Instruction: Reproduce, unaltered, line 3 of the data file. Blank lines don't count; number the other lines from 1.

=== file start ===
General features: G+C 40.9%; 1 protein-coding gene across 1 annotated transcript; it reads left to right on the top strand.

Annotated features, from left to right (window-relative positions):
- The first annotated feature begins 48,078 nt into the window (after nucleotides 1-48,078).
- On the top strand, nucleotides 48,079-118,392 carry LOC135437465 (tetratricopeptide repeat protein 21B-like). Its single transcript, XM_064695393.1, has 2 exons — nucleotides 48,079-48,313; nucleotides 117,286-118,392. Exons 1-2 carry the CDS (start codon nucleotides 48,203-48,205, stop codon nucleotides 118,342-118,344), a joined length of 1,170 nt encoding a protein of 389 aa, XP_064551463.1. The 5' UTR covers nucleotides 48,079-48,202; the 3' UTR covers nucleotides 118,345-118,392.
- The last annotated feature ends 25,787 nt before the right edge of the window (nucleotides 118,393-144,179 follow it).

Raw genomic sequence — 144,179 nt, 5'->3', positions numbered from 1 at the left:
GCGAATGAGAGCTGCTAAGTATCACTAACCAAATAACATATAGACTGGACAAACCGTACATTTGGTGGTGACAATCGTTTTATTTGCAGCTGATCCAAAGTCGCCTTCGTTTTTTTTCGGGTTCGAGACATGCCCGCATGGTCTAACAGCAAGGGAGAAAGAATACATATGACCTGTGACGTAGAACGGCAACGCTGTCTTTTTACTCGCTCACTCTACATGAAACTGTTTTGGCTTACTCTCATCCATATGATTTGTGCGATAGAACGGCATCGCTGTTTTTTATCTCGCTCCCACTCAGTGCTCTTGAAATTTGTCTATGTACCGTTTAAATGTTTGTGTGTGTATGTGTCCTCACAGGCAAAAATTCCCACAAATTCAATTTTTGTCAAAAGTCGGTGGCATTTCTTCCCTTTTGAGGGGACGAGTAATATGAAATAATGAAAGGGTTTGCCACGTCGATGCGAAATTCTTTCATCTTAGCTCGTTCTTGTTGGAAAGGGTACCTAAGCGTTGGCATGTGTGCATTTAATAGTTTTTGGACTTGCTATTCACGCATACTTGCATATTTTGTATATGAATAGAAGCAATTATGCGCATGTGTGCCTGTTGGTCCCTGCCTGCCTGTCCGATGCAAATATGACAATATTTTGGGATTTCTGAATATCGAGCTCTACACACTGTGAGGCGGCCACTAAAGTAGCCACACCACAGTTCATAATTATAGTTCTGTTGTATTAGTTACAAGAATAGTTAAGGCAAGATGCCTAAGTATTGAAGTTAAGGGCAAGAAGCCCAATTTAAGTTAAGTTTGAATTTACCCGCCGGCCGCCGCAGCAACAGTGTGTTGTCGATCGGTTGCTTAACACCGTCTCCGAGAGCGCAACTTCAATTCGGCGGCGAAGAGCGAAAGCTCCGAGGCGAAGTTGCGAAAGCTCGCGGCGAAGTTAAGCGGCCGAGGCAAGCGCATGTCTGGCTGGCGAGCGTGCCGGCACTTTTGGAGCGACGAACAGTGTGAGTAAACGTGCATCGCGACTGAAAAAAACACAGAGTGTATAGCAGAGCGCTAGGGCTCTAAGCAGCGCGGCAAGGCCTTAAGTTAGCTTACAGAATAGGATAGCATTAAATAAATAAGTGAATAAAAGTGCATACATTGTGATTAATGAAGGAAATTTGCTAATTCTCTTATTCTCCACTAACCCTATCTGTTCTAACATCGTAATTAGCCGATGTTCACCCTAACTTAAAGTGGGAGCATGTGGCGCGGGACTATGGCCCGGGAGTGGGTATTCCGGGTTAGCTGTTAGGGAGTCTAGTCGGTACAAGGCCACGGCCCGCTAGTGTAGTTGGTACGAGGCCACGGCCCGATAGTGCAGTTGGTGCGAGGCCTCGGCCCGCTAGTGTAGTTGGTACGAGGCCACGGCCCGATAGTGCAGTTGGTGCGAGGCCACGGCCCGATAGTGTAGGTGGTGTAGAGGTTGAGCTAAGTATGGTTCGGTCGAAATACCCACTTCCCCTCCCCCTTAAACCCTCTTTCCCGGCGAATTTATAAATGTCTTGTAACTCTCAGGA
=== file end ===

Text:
- The first annotated feature begins 48,078 nt into the window (after nucleotides 1-48,078).